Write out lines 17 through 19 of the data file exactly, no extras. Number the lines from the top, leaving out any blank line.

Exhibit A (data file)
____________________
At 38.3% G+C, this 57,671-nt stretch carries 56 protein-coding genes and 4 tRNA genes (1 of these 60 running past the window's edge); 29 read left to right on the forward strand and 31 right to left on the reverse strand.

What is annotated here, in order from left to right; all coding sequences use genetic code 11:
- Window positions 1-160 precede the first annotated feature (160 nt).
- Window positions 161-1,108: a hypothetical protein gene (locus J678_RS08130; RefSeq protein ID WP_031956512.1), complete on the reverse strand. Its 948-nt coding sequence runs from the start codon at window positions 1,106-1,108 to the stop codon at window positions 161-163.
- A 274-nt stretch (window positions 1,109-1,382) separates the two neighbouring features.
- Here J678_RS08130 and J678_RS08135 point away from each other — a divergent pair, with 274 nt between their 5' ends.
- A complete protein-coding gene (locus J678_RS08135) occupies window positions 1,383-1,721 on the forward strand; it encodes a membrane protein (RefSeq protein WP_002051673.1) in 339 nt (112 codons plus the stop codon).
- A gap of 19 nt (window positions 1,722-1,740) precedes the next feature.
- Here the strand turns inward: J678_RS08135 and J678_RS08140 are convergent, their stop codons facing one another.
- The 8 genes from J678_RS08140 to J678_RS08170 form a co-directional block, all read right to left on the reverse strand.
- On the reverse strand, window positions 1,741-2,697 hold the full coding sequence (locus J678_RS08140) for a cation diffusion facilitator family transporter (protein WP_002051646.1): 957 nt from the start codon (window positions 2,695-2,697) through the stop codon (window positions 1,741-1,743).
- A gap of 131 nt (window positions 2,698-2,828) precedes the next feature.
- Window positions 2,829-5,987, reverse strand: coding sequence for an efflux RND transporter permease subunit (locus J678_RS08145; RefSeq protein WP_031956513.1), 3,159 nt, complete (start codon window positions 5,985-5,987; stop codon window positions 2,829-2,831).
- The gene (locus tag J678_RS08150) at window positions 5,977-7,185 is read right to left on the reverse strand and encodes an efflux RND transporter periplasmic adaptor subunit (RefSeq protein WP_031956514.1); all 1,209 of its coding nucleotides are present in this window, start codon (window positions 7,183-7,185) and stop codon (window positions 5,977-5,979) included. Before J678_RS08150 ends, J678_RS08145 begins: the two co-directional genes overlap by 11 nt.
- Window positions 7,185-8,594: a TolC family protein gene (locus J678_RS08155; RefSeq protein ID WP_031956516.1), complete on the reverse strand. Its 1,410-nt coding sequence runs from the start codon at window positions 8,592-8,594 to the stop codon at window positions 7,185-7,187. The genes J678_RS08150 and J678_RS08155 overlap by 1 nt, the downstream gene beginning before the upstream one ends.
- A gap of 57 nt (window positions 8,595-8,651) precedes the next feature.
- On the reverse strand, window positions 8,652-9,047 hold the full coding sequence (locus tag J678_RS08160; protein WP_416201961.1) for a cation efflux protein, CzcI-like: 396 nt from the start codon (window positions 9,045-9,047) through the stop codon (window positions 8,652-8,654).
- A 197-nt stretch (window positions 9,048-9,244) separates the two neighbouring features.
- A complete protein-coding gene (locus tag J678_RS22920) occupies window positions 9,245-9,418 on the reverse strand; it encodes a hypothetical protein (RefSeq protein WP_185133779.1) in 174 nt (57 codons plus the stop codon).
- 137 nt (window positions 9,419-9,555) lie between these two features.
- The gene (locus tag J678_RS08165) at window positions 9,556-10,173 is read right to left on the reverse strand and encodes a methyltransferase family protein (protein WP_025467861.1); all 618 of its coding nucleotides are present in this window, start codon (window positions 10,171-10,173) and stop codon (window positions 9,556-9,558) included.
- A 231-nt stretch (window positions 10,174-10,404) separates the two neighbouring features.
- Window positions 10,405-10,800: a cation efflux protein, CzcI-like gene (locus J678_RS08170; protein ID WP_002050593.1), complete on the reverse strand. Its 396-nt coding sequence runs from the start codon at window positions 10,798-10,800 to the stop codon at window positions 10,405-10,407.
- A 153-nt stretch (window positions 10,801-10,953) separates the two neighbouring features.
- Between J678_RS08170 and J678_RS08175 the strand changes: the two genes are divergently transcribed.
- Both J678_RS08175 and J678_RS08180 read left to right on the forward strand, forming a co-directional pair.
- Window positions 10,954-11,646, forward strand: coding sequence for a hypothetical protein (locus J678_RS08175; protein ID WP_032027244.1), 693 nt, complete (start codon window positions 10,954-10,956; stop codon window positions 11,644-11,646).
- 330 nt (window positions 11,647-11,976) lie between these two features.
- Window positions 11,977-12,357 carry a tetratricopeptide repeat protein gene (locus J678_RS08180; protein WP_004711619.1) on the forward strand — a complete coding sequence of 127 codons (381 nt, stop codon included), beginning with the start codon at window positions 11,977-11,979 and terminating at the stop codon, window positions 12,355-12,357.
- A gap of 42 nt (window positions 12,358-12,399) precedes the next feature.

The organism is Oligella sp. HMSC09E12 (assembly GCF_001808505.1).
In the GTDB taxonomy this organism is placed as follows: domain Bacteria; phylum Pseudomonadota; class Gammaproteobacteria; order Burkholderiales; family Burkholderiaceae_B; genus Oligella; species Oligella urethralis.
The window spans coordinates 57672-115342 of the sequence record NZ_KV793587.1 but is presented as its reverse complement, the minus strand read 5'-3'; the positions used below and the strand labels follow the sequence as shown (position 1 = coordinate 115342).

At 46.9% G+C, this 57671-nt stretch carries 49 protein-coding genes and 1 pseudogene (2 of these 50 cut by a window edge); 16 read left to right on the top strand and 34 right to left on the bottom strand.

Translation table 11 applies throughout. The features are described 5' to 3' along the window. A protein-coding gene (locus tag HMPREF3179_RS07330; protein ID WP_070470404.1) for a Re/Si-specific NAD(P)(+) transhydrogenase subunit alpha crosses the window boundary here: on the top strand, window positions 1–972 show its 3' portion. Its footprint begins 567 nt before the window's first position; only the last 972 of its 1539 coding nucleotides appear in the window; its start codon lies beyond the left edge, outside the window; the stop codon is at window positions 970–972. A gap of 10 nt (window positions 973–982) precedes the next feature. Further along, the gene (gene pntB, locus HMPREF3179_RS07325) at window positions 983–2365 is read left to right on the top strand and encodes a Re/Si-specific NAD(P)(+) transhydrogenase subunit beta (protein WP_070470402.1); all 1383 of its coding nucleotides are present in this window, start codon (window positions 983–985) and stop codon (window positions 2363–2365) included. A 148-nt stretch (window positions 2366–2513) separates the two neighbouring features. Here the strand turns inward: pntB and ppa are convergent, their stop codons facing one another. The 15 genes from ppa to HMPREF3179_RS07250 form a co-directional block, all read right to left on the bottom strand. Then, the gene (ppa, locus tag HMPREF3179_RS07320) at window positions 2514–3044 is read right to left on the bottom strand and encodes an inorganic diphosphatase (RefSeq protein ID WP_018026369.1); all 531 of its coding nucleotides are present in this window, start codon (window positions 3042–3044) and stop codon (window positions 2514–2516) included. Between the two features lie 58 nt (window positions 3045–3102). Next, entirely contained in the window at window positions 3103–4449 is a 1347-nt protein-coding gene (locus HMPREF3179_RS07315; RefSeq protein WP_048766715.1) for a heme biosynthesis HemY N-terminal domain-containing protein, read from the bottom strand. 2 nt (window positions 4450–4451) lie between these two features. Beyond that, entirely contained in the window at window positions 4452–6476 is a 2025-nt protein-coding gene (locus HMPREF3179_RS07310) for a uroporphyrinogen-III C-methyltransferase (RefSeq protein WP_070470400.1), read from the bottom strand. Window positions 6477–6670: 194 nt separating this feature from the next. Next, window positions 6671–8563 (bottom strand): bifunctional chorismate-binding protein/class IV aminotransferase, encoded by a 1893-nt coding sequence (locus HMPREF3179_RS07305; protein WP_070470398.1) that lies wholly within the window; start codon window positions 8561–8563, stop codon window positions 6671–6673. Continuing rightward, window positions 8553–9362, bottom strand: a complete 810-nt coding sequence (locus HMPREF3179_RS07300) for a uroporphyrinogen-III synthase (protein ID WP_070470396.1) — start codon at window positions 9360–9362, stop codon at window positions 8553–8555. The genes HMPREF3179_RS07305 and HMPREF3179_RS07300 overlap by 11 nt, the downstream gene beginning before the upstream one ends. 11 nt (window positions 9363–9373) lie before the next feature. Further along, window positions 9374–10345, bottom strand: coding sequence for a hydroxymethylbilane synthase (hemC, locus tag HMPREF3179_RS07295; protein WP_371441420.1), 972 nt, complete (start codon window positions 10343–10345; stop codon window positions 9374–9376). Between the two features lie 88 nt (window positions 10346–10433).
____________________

- On the reverse strand, window positions 8,652-9,047 hold the full coding sequence (locus tag J678_RS08160; protein WP_416201961.1) for a cation efflux protein, CzcI-like: 396 nt from the start codon (window positions 9,045-9,047) through the stop codon (window positions 8,652-8,654).
- A 197-nt stretch (window positions 9,048-9,244) separates the two neighbouring features.
- A complete protein-coding gene (locus tag J678_RS22920) occupies window positions 9,245-9,418 on the reverse strand; it encodes a hypothetical protein (RefSeq protein WP_185133779.1) in 174 nt (57 codons plus the stop codon).